(including Win32!). The speed is about 1/500th of a real processor, but 
the coolness factor of running bochs in pearpc in vmware is hard to beat.
Gentoo integration: PearPC is available in Portage.
Plex86 wants to be seen as the Open Source alternative to VMWare. It is 
x86 only, but offers acceptable performance. The project seems to have 
little activity at the moment. A fork with slightly different goals can be 
found here[15] but this is a Linux only virtualization. 
Gentoo integration: Plex86 is available in Portage. 
Cooperative Linux is the first working free method for running Linux on 
Microsoft Windows natively. It can boot any Linux loopback filesystem, and 
even has limited network support through the TUN/TAP driver. It is not a 
replacement for Cygwin (which itself isn't a virtualizer, only an API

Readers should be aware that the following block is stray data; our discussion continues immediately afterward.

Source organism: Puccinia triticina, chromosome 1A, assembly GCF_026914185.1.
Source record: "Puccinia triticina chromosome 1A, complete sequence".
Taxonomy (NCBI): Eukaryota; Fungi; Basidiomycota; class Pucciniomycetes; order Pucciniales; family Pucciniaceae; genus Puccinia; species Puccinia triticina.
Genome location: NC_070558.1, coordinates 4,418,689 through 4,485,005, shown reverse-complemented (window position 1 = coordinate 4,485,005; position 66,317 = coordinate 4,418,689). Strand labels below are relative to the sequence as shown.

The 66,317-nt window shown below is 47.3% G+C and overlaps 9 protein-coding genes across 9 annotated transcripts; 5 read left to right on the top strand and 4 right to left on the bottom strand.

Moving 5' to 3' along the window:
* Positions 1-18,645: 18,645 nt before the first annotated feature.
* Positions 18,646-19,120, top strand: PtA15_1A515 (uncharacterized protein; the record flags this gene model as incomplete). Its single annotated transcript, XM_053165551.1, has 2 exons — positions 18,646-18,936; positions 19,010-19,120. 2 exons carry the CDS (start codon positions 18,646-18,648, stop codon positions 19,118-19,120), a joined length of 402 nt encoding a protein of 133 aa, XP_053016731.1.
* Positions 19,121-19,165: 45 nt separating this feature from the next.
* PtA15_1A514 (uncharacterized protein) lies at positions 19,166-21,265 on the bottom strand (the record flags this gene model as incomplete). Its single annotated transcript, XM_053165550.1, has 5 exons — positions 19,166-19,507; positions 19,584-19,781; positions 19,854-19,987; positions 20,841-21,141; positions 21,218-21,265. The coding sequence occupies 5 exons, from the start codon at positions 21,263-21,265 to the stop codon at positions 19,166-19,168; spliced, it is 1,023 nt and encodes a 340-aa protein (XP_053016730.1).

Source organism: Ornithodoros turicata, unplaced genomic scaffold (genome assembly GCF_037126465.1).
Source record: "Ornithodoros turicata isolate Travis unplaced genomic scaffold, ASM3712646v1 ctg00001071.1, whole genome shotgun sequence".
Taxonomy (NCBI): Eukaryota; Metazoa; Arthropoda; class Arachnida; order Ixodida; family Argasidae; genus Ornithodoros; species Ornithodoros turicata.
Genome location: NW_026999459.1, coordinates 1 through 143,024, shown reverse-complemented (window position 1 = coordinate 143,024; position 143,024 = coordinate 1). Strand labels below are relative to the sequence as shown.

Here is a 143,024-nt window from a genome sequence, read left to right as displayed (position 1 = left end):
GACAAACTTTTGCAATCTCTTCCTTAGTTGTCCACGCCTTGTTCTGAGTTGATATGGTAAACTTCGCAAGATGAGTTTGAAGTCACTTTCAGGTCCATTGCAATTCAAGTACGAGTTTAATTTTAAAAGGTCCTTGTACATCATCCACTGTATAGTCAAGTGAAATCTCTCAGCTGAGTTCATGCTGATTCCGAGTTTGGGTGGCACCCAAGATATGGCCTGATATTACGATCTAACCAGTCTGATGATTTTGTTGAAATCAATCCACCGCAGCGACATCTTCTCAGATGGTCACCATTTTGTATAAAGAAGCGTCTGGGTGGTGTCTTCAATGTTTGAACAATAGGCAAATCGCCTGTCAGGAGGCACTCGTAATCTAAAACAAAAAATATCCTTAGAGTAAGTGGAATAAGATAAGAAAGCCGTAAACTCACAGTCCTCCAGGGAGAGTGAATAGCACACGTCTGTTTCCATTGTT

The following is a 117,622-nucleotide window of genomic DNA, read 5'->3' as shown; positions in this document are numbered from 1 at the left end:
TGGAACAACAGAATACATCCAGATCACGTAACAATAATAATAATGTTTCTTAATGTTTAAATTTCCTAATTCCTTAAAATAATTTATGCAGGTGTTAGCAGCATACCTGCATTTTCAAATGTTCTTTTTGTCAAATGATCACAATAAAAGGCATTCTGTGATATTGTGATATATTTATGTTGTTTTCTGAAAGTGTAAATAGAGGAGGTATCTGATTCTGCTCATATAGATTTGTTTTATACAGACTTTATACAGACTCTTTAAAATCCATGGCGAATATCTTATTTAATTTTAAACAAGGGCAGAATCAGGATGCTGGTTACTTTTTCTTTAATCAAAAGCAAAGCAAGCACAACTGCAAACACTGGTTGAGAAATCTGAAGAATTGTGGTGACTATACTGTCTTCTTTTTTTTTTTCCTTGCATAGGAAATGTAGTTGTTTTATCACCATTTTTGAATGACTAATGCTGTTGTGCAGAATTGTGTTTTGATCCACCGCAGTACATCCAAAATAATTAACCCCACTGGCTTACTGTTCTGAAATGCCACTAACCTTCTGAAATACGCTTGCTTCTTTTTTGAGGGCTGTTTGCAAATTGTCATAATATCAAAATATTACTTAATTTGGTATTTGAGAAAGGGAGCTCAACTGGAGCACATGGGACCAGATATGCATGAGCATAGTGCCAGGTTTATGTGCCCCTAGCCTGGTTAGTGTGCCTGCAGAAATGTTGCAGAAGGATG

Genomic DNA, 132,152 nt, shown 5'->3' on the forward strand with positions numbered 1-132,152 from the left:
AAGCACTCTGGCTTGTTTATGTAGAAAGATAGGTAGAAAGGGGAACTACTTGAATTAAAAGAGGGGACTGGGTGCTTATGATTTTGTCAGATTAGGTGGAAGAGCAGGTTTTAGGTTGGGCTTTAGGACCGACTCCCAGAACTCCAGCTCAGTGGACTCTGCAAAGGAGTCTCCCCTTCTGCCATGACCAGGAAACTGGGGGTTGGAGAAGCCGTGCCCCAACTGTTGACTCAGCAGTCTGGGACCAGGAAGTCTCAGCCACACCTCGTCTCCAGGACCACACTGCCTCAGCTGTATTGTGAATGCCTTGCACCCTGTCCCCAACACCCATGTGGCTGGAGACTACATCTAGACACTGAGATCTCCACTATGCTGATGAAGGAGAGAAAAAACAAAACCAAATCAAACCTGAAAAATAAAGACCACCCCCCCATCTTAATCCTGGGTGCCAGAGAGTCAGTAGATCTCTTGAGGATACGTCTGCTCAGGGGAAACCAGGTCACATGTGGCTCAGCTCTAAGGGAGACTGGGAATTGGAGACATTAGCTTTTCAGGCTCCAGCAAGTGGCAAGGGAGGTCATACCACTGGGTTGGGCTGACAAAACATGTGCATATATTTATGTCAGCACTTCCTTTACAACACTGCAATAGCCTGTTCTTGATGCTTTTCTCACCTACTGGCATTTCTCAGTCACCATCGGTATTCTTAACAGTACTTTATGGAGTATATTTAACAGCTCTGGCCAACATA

translator), but offers the full bandwidth of Linux applications in 
Gentoo integration:A Gentoo boot image can be downloaded from the project 
This nice program is not one, but many emulators. It can emulate different 
architectures on a wide range of hardware, thus giving it the edge in 
flexibility. It is supposed to be much faster than other emulators, but 
the real performance will still be quite low. 
Gentoo integration:QEMU is available in portage.
3. Gentoo security
PDFlib: Multiple overflows in the included TIFF library
PDFlib is vulnerable to multiple overflows, which can potentially lead to 
the execution of arbitrary code. 
For more information, please see the GLSA Announcement[18] 
imlib: Buffer overflows in image decoding
Multiple overflows have been found in the imlib library image decoding 
routines, potentially allowing execution of arbitrary code.